On this Christmas Eve, we worship you for coming to us, Jesus, and giving yourself for us. Thank you for saving us from our sins and selves. Thank you for ruling the world with your truth and grace, this very moment. Thank you for committing to make all things new and wiping all tears away. So very Amen we pray, in your great and gracious name.

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Heidelberg Catechism – Lord’s Day 50

Heidelberg Catechism – Lord’s Day 50

125.
Q. What is the fourth petition?
A. “Give us this day our daily bread.” That is: be pleased to provide for all our bodily needs so that thereby we may acknowledge that you are the only source of all that is good, and that without your blessing neither our care and labor nor your gifts can do us any good. Therefore, may we withdraw our trust from all creatures and place it in you alone.


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Heidelberg Catechism – Lord’s Day 49

Heidelberg Catechism – Lord’s Day 49

124.
Q. What is the third petition?
A. “Your will be done, on earth, as it is in heaven.” That is: grant that we and all men may renounce our own will and obey your will, which alone is good, without grumbling, so that everyone may carry out his office and calling as willingly and faithfully as the angels in heaven.


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Heidelberg Catechism – Lord’s Day 48

Heidelberg Catechism – Lord’s Day 48

123.
Q. What is the second petition?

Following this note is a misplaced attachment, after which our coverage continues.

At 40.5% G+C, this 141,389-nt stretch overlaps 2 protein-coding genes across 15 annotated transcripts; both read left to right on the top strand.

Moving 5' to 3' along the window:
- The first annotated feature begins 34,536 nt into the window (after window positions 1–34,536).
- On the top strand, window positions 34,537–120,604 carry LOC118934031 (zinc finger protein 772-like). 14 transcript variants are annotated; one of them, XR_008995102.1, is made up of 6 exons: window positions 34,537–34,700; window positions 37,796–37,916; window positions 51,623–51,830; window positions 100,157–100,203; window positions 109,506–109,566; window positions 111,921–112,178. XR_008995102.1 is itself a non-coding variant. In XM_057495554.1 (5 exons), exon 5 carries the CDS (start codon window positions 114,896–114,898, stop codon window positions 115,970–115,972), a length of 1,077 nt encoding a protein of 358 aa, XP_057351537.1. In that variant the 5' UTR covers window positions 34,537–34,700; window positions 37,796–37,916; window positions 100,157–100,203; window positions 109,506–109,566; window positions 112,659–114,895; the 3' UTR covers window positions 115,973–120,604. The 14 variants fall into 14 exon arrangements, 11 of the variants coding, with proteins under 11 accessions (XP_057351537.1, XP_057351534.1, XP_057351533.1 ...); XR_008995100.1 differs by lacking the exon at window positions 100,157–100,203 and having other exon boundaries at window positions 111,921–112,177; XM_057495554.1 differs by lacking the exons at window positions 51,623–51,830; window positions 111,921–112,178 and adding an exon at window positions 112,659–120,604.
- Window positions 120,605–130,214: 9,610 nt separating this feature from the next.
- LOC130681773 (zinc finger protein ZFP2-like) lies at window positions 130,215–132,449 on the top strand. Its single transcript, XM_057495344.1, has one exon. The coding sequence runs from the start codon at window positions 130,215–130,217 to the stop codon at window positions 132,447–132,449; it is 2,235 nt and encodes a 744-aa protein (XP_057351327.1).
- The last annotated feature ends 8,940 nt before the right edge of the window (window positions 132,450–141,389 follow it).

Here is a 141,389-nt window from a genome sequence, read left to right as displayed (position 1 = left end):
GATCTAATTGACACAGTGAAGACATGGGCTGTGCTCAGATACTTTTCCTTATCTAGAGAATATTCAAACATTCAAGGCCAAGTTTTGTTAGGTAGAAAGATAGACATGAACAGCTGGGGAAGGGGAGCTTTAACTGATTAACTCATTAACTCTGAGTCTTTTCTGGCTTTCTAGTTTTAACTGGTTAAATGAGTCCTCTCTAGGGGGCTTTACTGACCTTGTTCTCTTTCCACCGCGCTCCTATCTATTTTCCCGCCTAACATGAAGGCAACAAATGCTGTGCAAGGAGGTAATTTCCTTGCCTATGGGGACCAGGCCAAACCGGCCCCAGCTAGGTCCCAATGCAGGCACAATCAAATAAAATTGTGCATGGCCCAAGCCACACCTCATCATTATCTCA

A. “Your kingdom come.” That is: so govern us by your Word and Spirit that we may more and more submit ourselves unto you. Uphold and increase your church. Destroy the works of the devil, every power that raises itself against you, and all wicked schemes thought up against your holy Word, until the full coming of thy kingdom in which you shall be all in all.


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Heidelberg Catechism – Lord’s Day 47

Heidelberg Catechism – Lord’s Day 47

122.
Q. What is the first petition?
A. “Hallowed be your name.” That is: help us first of all to know you rightly, and to hallow, glorify, and praise you in all your works through which there shine your almighty power, wisdom, goodness, righteousness, mercy, and truth. And so order our whole life in thought, word, and deed that your name may never be blasphemed on our account, but may always be honored and praised.


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Heidelberg Catechism – Lord’s Day 46

Heidelberg Catechism – Lord’s Day 46

120.
Q. Why has Christ commanded us to address God: “Our Father”?
A. That at the very beginning of our prayer he may awaken in us the childlike reverence and trust toward God which should be the motivation of our prayer, which is that God has become our Father through Christ and will much less deny us what we ask him in faith than our human fathers will refuse us earthly things.

121.
Q. Why is there added: “in heaven”?
A. That we may have no earthly conception of the heavenly majesty of God, but that we may expect from his almighty power all things that are needed for body and soul.